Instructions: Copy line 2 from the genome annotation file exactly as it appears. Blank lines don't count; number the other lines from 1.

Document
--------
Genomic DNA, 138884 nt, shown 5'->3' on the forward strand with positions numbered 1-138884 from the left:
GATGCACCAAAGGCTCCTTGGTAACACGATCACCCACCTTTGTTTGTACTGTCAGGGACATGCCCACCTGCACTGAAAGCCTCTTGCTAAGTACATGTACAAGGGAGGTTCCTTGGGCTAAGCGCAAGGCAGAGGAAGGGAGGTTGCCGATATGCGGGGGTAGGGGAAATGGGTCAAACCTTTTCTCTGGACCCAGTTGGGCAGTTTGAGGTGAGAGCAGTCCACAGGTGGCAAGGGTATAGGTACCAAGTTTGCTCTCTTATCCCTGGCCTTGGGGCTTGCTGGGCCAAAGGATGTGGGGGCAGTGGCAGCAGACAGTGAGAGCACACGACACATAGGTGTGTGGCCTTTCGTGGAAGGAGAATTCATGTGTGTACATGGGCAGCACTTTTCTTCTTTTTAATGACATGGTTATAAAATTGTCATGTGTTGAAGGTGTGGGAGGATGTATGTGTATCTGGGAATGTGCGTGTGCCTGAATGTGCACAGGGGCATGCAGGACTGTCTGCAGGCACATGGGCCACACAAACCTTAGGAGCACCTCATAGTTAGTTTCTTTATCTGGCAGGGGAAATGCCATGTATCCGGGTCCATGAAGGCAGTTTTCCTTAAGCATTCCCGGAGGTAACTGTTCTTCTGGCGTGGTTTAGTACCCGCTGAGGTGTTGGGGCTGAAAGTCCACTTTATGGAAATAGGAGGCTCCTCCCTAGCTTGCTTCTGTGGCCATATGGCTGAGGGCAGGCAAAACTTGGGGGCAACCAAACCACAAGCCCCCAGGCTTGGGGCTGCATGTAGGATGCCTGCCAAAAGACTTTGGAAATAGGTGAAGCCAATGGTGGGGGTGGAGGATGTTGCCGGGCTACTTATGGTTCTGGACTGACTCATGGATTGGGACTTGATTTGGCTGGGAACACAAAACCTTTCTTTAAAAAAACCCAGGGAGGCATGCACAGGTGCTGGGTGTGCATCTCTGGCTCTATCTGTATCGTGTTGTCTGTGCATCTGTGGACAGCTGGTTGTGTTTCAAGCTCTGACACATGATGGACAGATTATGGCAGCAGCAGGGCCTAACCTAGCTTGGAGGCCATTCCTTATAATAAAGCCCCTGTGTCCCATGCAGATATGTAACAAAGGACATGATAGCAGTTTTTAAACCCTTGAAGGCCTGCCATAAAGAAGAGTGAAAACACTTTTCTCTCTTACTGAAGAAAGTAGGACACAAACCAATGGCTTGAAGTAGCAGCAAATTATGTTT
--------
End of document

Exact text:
GATGCACCAAAGGCTCCTTGGTAACACGATCACCCACCTTTGTTTGTACTGTCAGGGACATGCCCACCTGCACTGAAAGCCTCTTGCTAAGTACATGTACAAGGGAGGTTCCTTGGGCTAAGCGCAAGGCAGAGGAAGGGAGGTTGCCGATATGCGGGGGTAGGGGAAATGGGTCAAACCTTTTCTCTGGACCCAGTTGGGCAGTTTGAGGTGAGAGCAGTCCACAGGTGGCAAGGGTATAGGTACCAAGTTTGCTCTCTTATCCCTGGCCTTGGGGCTTGCTGGGCCAAAGGATGTGGGGGCAGTGGCAGCAGACAGTGAGAGCACACGACACATAGGTGTGTGGCCTTTCGTGGAAGGAGAATTCATGTGTGTACATGGGCAGCACTTTTCTTCTTTTTAATGACATGGTTATAAAATTGTCATGTGTTGAAGGTGTGGGAGGATGTATGTGTATCTGGGAATGTGCGTGTGCCTGAATGTGCACAGGGGCATGCAGGACTGTCTGCAGGCACATGGGCCACACAAACCTTAGGAGCACCTCATAGTTAGTTTCTTTATCTGGCAGGGGAAATGCCATGTATCCGGGTCCATGAAGGCAGTTTTCCTTAAGCATTCCCGGAGGTAACTGTTCTTCTGGCGTGGTTTAGTACCCGCTGAGGTGTTGGGGCTGAAAGTCCACTTTATGGAAATAGGAGGCTCCTCCCTAGCTTGCTTCTGTGGCCATATGGCTGAGGGCAGGCAAAACTTGGGGGCAACCAAACCACAAGCCCCCAGGCTTGGGGCTGCATGTAGGATGCCTGCCAAAAGACTTTGGAAATAGGTGAAGCCAATGGTGGGGGTGGAGGATGTTGCCGGGCTACTTATGGTTCTGGACTGACTCATGGATTGGGACTTGATTTGGCTGGGAACACAAAACCTTTCTTTAAAAAAACCCAGGGAGGCATGCACAGGTGCTGGGTGTGCATCTCTGGCTCTATCTGTATCGTGTTGTCTGTGCATCTGTGGACAGCTGGTTGTGTTTCAAGCTCTGACACATGATGGACAGATTATGGCAGCAGCAGGGCCTAACCTAGCTTGGAGGCCATTCCTTATAATAAAGCCCCTGTGTCCCATGCAGATATGTAACAAAGGACATGATAGCAGTTTTTAAACCCTTGAAGGCCTGCCATAAAGAAGAGTGAAAACACTTTTCTCTCTTACTGAAGAAAGTAGGACACAAACCAATGGCTTGAAGTAGCAGCAAATTATGTTT